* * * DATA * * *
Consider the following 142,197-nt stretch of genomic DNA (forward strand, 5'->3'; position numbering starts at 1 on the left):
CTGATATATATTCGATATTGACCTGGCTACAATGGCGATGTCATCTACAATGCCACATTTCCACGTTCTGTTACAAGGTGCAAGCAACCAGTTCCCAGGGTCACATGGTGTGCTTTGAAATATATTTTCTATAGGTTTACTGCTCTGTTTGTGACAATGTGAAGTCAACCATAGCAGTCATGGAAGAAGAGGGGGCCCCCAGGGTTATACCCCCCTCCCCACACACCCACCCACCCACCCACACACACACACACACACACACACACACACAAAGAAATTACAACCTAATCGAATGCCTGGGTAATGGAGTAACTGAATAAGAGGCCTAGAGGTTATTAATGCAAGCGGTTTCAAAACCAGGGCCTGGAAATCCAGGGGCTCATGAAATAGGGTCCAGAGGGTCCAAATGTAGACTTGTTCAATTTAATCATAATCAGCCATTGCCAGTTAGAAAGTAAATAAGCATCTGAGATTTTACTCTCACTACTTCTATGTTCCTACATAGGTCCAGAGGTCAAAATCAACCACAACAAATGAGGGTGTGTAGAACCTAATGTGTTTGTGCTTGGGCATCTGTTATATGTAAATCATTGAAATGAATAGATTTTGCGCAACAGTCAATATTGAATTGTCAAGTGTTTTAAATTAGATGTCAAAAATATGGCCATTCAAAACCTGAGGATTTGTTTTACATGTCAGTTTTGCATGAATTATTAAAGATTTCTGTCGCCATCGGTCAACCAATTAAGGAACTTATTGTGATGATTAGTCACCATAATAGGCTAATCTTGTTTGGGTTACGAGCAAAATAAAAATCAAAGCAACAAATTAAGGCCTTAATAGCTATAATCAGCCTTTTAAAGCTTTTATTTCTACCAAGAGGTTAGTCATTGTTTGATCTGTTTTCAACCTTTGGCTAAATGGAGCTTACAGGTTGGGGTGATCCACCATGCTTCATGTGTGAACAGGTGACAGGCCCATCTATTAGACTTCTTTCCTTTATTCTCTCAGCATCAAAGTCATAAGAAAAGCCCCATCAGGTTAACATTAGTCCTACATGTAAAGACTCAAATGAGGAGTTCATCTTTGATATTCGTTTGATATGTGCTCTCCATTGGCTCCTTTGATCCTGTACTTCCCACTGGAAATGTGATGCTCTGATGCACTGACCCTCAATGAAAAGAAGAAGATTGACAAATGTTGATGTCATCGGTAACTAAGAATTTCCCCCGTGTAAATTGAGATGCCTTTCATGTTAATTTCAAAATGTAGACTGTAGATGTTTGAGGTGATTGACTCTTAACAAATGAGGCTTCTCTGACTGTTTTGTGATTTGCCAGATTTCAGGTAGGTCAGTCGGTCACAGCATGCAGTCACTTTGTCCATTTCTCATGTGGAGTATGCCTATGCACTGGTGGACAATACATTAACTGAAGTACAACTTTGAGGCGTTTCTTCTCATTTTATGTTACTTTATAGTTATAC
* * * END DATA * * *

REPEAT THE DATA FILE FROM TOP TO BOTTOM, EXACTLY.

Consider the following 142,197-nt stretch of genomic DNA (forward strand, 5'->3'; position numbering starts at 1 on the left):
CTGATATATATTCGATATTGACCTGGCTACAATGGCGATGTCATCTACAATGCCACATTTCCACGTTCTGTTACAAGGTGCAAGCAACCAGTTCCCAGGGTCACATGGTGTGCTTTGAAATATATTTTCTATAGGTTTACTGCTCTGTTTGTGACAATGTGAAGTCAACCATAGCAGTCATGGAAGAAGAGGGGGCCCCCAGGGTTATACCCCCCTCCCCACACACCCACCCACCCACCCACACACACACACACACACACACACACACACAAAGAAATTACAACCTAATCGAATGCCTGGGTAATGGAGTAACTGAATAAGAGGCCTAGAGGTTATTAATGCAAGCGGTTTCAAAACCAGGGCCTGGAAATCCAGGGGCTCATGAAATAGGGTCCAGAGGGTCCAAATGTAGACTTGTTCAATTTAATCATAATCAGCCATTGCCAGTTAGAAAGTAAATAAGCATCTGAGATTTTACTCTCACTACTTCTATGTTCCTACATAGGTCCAGAGGTCAAAATCAACCACAACAAATGAGGGTGTGTAGAACCTAATGTGTTTGTGCTTGGGCATCTGTTATATGTAAATCATTGAAATGAATAGATTTTGCGCAACAGTCAATATTGAATTGTCAAGTGTTTTAAATTAGATGTCAAAAATATGGCCATTCAAAACCTGAGGATTTGTTTTACATGTCAGTTTTGCATGAATTATTAAAGATTTCTGTCGCCATCGGTCAACCAATTAAGGAACTTATTGTGATGATTAGTCACCATAATAGGCTAATCTTGTTTGGGTTACGAGCAAAATAAAAATCAAAGCAACAAATTAAGGCCTTAATAGCTATAATCAGCCTTTTAAAGCTTTTATTTCTACCAAGAGGTTAGTCATTGTTTGATCTGTTTTCAACCTTTGGCTAAATGGAGCTTACAGGTTGGGGTGATCCACCATGCTTCATGTGTGAACAGGTGACAGGCCCATCTATTAGACTTCTTTCCTTTATTCTCTCAGCATCAAAGTCATAAGAAAAGCCCCATCAGGTTAACATTAGTCCTACATGTAAAGACTCAAATGAGGAGTTCATCTTTGATATTCGTTTGATATGTGCTCTCCATTGGCTCCTTTGATCCTGTACTTCCCACTGGAAATGTGATGCTCTGATGCACTGACCCTCAATGAAAAGAAGAAGATTGACAAATGTTGATGTCATCGGTAACTAAGAATTTCCCCCGTGTAAATTGAGATGCCTTTCATGTTAATTTCAAAATGTAGACTGTAGATGTTTGAGGTGATTGACTCTTAACAAATGAGGCTTCTCTGACTGTTTTGTGATTTGCCAGATTTCAGGTAGGTCAGTCGGTCACAGCATGCAGTCACTTTGTCCATTTCTCATGTGGAGTATGCCTATGCACTGGTGGACAATACATTAACTGAAGTACAACTTTGAGGCGTTTCTTCTCATTTTATGTTACTTTATAGTTATAC